Are We Ready For The Rains?


The rainy season is here, a time of the year when some residents of Accra sit on tenterhooks because of the perennial floods they endure.

For those who do not suffer directly because of their locations, the motorists among them will nonetheless encounter the inconveniences of flooding on some roads in the city in their daily commuting.

The rain which visited Accra on Monday left in its trail massive inconveniences to especially commuters heading for Kasoa and surrounding areas.

The Abossey Okai area, where the flyover construction is uncompleted, will exact its peculiar challenges, unfortunately.

The question that should be posed at this time is whether or not both residents and the authorities are primed for the season?

With the challenges of not knowing what the season holds in terms of weather clemency, we can only look on helplessly and hope that what has been done so far would offer sufficient protection when the elements get rough.

Although there has been desilting activities in the city prior to the onset of the season, we are nonetheless uncomfortable as the rains arrive.

The fundamental challenges of proper planning and enforcement of existing by-laws are still nowhere near being addressed.

The city authorities must enforce the appropriate by-laws to compel residents to be environmentally decent. Such warnings are hardly implemented in this country.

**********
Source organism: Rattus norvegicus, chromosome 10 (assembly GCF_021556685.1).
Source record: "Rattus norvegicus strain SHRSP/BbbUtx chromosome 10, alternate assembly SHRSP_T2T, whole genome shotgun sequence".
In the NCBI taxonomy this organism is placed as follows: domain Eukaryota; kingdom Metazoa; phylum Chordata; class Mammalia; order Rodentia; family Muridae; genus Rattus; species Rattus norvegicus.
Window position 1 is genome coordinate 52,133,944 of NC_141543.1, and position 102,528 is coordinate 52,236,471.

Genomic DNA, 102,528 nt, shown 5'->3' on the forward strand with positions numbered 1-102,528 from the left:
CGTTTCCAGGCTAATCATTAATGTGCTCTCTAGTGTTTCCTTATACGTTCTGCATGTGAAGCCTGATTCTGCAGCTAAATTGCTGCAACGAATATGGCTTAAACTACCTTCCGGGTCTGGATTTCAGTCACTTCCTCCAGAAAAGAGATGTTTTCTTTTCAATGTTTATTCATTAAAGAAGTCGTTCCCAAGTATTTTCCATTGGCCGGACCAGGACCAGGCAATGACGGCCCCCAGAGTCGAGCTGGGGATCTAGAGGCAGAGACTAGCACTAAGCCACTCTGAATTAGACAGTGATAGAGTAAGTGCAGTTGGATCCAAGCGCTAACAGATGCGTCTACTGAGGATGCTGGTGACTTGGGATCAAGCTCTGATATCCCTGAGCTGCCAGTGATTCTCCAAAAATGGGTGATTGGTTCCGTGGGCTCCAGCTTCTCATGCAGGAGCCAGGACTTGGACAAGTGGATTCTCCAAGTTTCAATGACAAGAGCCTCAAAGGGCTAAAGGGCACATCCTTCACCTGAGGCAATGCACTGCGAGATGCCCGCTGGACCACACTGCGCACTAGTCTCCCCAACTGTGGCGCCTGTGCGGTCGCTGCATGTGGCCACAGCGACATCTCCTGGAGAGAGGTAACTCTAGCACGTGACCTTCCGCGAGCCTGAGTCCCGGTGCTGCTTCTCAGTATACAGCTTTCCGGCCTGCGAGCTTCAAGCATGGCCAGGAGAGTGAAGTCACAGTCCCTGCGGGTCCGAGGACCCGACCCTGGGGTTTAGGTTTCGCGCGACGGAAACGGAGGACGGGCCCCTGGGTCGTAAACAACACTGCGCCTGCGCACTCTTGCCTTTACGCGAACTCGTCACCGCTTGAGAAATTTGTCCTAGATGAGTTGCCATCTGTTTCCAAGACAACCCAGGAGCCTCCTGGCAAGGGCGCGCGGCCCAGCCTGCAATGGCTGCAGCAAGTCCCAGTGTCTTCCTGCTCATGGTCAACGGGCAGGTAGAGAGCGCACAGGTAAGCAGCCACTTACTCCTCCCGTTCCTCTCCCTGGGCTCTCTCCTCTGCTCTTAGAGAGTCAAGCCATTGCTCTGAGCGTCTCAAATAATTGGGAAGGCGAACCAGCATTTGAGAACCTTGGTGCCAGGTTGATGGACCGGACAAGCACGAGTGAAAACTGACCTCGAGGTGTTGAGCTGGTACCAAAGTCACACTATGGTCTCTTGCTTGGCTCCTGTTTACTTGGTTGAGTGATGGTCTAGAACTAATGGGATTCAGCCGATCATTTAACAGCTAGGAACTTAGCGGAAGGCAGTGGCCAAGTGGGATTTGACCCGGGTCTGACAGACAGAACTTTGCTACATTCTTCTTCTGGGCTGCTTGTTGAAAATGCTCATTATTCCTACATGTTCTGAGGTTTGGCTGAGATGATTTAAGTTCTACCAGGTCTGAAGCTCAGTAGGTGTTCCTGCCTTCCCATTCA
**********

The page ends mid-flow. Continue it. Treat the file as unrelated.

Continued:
Many years after the worst rainy season disaster was recorded in Accra, the actions decided upon during the probe into the havoc, and the recommendations, have become archival stuff resting on shelves in some government departments.

We appreciate the place of the human face in such matters but the consequences of environmental recklessness outweigh the interests of individuals who do not understand the effects of their collective impudence.

Construction of structures on waterways, the source of most of the flooding we encounter at this time of the year, has not stopped and those engaged in the breaches have not suffered any formal consequences of their lawlessness.

At this time of the year, the engineering deficiencies of road construction in some parts of the city become visible. Some parts of the city’s roads have become notorious for trapping rainwater in large volumes when it rains, and of course, impeding vehicular traffic.

The part of the dual carriageway around Regency Hotel as one drives towards the Association International School, under the railway overpass, is notorious for such inconveniences when it rains. What is responsible for the floods at this location has not yet received attention.

The mega-project announced a few years ago to contain the perennial flooding is yet to be acknowledged.

We hope that the media would not have to repeat the stories of pain and destruction associated with the season on whose threshold we have already set foot.

But with nothing substantial done to obviate the situation and with the mindset of the average Ghanaian still what it was four years ago, it would appear that the rainy season woes are nowhere near leaving us.

Tags: ,